Jen: It's a question of who they think their audience is. For some reason, when stories are being told on television, the powers-that-be understand that a large percentage of their viewing audience is female; consequently, there are a lot of women-driven stories with high-caliber leads, and you've even got female showrunners on shows like Ray Donovan and The Killing that aren't conventionally about women. So is it a question of big Hollywood movies catching up to quality cable television? Because while August is a problem as a dumping ground (and this August we get Hit Girl Chloe Moretz back in Kick-Ass 2), this is an issue year-round. Sometimes I wonder if part of the problem would be solved if we had more women in power, making decisions — women as writers, directors, studio heads. There are a few, of course, but when we talk about the issue of female representation onscreen, we have to look behind the scenes as well. You could have a film populated with nothing but women and it might still be a misogynist mess. Just being there isn't enough.
Kyle: True enough. It would definitely help to have more women in powerful Hollywood positions, but then again, Sony is run by Amy Pascal, and her summer slate has so far consisted of male-bonding comedies Grown-Ups 2 and This Is the End, After Earth (essentially a two-hander between Will and Jaden Smith), and White House Down (which had female supporting characters but was sold solely on Channing Tatum and Jamie Foxx). If Pascal has had nothing for women to star in (or direct) since May, then is she leading by example?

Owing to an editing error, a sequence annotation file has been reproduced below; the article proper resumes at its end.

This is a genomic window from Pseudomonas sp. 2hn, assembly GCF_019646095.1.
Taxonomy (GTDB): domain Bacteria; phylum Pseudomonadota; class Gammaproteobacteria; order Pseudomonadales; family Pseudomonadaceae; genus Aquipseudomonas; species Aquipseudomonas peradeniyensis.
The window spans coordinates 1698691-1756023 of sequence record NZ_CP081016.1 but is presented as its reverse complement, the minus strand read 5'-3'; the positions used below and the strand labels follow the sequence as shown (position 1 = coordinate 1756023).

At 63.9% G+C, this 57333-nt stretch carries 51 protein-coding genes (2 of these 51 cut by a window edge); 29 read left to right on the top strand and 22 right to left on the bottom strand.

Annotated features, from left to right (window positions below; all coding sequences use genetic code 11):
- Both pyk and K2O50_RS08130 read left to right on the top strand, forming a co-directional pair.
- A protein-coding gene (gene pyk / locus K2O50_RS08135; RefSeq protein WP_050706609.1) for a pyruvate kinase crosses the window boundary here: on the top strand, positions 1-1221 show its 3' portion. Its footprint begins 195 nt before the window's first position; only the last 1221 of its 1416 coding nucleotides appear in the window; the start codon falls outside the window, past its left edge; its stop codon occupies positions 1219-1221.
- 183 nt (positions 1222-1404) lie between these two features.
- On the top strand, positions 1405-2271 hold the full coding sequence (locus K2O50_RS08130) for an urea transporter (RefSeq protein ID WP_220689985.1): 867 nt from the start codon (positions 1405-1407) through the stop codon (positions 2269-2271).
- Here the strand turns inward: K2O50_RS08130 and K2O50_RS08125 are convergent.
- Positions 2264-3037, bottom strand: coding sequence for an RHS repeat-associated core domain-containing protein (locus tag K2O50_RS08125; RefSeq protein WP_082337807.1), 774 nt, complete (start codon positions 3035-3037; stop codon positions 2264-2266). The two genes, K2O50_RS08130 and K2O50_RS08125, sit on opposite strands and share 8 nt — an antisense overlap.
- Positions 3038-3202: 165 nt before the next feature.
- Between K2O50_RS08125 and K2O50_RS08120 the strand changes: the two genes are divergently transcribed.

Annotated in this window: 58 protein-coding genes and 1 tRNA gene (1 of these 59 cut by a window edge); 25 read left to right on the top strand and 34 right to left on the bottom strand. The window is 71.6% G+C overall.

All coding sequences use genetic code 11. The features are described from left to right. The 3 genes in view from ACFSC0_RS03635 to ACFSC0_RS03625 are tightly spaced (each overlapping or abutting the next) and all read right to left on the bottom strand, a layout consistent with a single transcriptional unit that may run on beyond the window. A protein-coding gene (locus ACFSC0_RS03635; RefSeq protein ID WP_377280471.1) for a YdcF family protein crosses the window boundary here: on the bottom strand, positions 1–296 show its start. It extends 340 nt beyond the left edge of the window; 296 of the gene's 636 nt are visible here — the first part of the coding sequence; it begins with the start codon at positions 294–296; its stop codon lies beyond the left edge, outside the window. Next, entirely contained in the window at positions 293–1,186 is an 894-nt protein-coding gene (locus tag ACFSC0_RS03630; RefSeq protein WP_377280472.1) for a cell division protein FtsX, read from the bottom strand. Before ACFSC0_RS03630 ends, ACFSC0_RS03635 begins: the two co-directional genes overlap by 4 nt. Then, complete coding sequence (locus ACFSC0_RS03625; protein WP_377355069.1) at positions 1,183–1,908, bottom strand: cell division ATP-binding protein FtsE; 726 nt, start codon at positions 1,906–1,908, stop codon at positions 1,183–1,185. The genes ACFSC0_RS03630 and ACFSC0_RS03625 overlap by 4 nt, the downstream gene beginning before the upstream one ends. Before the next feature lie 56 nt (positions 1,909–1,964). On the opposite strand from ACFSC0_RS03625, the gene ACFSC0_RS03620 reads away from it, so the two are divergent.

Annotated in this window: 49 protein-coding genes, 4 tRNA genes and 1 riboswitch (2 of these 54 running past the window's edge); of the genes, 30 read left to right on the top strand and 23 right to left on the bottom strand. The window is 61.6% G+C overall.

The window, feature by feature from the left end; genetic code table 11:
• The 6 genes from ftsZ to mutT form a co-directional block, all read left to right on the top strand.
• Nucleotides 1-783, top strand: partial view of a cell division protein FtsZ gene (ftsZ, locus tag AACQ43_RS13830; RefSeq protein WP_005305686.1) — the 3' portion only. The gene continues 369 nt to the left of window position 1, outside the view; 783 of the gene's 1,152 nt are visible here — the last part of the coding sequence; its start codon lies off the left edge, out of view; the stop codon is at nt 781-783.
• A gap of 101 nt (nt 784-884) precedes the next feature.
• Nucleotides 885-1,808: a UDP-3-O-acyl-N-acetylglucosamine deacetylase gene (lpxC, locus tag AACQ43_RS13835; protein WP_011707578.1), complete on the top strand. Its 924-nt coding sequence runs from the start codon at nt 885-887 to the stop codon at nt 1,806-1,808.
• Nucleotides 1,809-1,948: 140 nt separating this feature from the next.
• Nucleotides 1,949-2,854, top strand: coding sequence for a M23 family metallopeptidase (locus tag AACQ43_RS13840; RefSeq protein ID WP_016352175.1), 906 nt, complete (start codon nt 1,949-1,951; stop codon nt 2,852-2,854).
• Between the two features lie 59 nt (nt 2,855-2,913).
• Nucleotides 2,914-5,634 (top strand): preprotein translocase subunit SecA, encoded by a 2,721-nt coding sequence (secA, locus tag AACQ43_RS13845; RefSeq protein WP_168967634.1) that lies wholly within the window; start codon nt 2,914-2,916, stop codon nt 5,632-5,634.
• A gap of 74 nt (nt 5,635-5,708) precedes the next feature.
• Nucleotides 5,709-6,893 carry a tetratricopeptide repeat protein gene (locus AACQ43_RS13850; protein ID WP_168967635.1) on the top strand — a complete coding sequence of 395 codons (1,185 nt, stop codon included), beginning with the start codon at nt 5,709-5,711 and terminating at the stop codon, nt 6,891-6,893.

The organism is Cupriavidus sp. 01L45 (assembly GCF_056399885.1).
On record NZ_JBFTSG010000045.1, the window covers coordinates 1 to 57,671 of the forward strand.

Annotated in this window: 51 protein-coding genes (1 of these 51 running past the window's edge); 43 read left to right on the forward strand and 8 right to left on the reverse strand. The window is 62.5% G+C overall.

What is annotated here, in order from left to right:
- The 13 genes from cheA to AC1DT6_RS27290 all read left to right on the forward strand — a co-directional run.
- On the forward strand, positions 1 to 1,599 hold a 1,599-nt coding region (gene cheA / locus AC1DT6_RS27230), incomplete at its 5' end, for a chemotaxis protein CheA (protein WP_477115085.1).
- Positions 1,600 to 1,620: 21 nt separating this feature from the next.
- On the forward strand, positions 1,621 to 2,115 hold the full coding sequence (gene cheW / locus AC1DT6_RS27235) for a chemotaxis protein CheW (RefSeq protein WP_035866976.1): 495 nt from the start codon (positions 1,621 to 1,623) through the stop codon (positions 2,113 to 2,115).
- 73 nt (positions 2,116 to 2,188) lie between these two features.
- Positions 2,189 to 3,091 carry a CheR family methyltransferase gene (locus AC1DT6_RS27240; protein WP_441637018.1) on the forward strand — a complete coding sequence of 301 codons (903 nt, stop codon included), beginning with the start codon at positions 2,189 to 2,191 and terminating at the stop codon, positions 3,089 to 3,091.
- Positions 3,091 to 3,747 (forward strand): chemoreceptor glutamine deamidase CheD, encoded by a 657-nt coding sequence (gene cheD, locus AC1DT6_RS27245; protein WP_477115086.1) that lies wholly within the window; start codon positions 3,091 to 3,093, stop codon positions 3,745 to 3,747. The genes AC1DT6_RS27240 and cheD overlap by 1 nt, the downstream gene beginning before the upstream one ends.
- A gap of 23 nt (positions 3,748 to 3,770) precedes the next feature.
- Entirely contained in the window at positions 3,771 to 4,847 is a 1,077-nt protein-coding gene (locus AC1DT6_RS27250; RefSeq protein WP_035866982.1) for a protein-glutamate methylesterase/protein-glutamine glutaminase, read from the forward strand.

Part of the problem is the glut of male-bonding comedies we’ve gotten this summer; in addition to the two that Sony put out, there’s also The Hangover Part III, Monsters University, well-reviewed indie The Kings of Summer, and the forthcoming The World’s End. I was hopeful that the latter might have at least a little something to offer when director Edgar Wright cast Rosamund Pike as the movie’s de facto female lead — Pike is a great, game actress whom David Fincher just picked for his adaptation of Gone Girl — but she’s barely in it, and as soon as she starts to assume equal footing with the five leading men, she's essentially exiled from the movie. It reminded me of Emma Watson in This Is the End: Her extended cameo is welcome and bracing — finally, some different energy in this film — and yet the movie seems eager to push her stage left and return to business as usual with its six male leads. It’s like these movies don’t even know what to do with a woman once they have one. Hollywood may not know, either.
Jen: This is what we call the Smurfette Principle: Some movies add a token girl to their all-dude ensembles for dubious inclusivity points, but ultimately, she doesn't get to matter much. (Speaking of which, Smurfs 2 is coming out this weekend ... ) One way to solve the problem is to add a second female character, because then they can talk to each other, right? And that's where the Bechdel Test that you cited previously comes in, because if you have a movie with two women who can talk to each other about something other than a man, the movie passes the test. (And you'd be surprised by how many movies fail that test.) But since that test is from 1985, and it's pretty simple and basic, I'm wondering if we can update it?